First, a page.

Visit to the Peed, II

An update on family resemblances: OSR is no longer merely short and fat. His defining feature is now a big head, which I would wager makes him more of a Rose than a Strassel.

I say this having just read the first few chapters of my grandfatherÌs PhD thesis, which was self-published in 1979 as: “Fusible Interlinings: Origins & Technology.” With such a catchy title, it’s a mystery to me why it’s languishing in the basement of Amazon’s ratings at 3,594,593 (at last look).

In Rose Family lore, there are a great many things my grandfather was supposed to have invented. Some of the stories are actually true. He played a role in designing prefab housing after World War Two, and true to his roots as an unreconstructed Fabian, told a reporter from the London Times he didn’t understand “why we don’t make similar buildings today for the homeless.” As a kid, every time I traveled on an airplane, one parent or other would mention that Papa had some role in making the black squishy resin that glued the slabs of concrete together to form runways. This is unverified and probably apocryphal, but I promise to ask next time we talk.

His other great breakthrough in the world of applied chemistry was the development of fusible interlinings, a manufacturing process that allowed apparel makers to glue garments’ interior linings to their exterior fabric, obviating the need for skilled craftsmen to stitch the pieces together. Faithless to his roots as an unreconstructed Fabian, he transformed the schmatte business by allowing companies to fire lots of people and move their operations to Bangalore.

Stripping away the jargon in “Fusible Interlinings: Origins & Technology,”1 a picture emerges of a compulsive tinkerer. For his first set of experiments, he used unperforated toilet paper as a substitute for fabric (regular TP tore), four six-inch strips from a Meccano kit, two bulldog clips, two swizzle sticks and something left over from his photography darkroom. Later, he added an Aladdin heater, which if the apology to my grandmother contained in the acknowledgements is to be believed, he subsequently ruined.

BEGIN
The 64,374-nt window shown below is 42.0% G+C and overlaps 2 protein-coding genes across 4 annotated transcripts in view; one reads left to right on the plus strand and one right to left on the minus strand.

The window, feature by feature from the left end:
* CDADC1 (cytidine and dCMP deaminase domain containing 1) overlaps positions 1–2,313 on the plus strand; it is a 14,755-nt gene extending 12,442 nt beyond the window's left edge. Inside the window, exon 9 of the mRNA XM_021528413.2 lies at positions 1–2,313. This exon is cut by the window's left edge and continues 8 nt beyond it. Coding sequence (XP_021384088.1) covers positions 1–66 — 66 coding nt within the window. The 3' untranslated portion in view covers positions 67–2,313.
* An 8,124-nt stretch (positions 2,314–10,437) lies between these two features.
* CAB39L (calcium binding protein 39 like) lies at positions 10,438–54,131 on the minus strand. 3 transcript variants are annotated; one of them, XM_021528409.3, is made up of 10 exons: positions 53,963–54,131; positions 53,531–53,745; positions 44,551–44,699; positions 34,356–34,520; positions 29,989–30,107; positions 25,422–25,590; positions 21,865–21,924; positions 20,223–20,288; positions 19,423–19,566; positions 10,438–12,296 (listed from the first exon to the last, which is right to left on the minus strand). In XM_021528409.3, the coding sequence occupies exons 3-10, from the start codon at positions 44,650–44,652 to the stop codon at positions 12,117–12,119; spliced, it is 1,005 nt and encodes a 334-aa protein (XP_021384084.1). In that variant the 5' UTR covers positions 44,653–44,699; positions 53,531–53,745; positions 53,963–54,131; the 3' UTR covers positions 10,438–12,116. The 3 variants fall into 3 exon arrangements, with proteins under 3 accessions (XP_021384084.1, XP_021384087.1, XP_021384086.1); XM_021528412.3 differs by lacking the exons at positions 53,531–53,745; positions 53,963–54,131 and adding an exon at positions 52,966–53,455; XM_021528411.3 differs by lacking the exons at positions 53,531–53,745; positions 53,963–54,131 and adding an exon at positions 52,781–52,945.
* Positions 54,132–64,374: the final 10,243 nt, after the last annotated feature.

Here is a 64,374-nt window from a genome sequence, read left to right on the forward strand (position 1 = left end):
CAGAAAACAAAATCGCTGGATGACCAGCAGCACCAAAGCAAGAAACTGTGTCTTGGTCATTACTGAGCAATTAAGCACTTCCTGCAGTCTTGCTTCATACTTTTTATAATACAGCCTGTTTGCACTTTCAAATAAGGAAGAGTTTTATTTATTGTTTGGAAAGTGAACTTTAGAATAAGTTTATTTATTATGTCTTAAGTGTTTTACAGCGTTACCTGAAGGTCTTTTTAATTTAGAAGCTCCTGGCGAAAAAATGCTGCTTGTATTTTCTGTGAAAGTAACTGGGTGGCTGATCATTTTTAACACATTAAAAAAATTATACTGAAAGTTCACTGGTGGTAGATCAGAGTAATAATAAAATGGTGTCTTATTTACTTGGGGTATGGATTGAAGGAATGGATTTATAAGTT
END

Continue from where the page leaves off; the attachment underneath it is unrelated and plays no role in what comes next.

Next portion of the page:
At the same time, what also appears is someone in the thrall of Cranial Encephalopathy, or a swelling of the head. Dr. Rose opens his preface with the following words:

It must be exceptional for one person to have the opportunity of participating in the inception of a new technology and to remain responsible for its development and its fullest maturation over a period of twenty five years.

Indeed, it must. No one who knows my grandfather, who is probably more argumentative in his 93rd year as he ever was2, would accuse him of being overly modest. A few paragraphs later, he explains why there are no references to anyone who competed against Staflex, the name of his company, in the book’s 410 pages (including appendices). The bottom line: no one else did anything of note.

While I have referred to individuals, patents and companies who made incidental contributions to one technique or another, I had little occasion to refer to any basic contributions made by competitors, for the simple reason that no innovative product materialised from outside sources…With a few notable exceptions, the history of Staflex is, to all intents and purposes, the history of fusible interlinings.3

1“Instead, a series of experiments were set up to devise a form of chemical finish which would partially block the interstices of the base cloth without stiffening it, and, at the same time, would reduce the wicking effect of the yarn fibrils, which otherwise removed the water from the resin emulsion preferentially.” (Page 28.) (Back)

2One recent ferocious debate: Is it better to press handkerchiefs, all of which contain nylon stitching at the edge, with a regular or steam iron? (Back)

3If anyone’s on the edge of their seat wondering what happens in the history of fusible interlinings, or has questions about the difference between producing resin granules by wet methods and by hot compounding methods, or the importance of the Solidot process (Very Important) or the fate of Staflex (A Sad Story), you’ll have to wait until IÌve finished the book. (Back)

4 thoughts on “Visit to the Peed, II”

  1. One thing you’ve certainly inherited from your grandfather — beside the big head, of course — is atrocious spelling (cf his “intends and purposes”). One thing you haven’t inherited is much in the way of Jewishness. Schmutter??? Do you mean schmatte, perchance?

  2. Hm. The first one is probably a misstype on my part. As for the second, I will allow you to draw your own conclusions. Both fixed now.

  3. “intends and purposes” is not a spelling mistake. A spelling mistake is when you misspell a word. You spell “intends” properly. Nor is it a typo. the D and T are not next to each other on the keyboard. No, this is a symptom of a deeper affliction, something Matthew probably calls a male proprism.

  4. My personal memories relate to the school holidays I spent mixing the ingredients for a range of formulas my Uncle Harry had devised for a non-hardening sealant (later used for airport runways and greenhouse windows, I believe). Each sample was put on a tray and exposed to the elements on the roof of the garden shed. The best part was being paid 10 shillings (50p) a week – a princely sum in 1948. His wife banished him from their kitchen following the Kenwood mixer episode, so he resorted to using my mother’s twin-tub washing machine to make a kind of paper mache from newspapers. It took quite a while to get the newsprint out of our bed linen!

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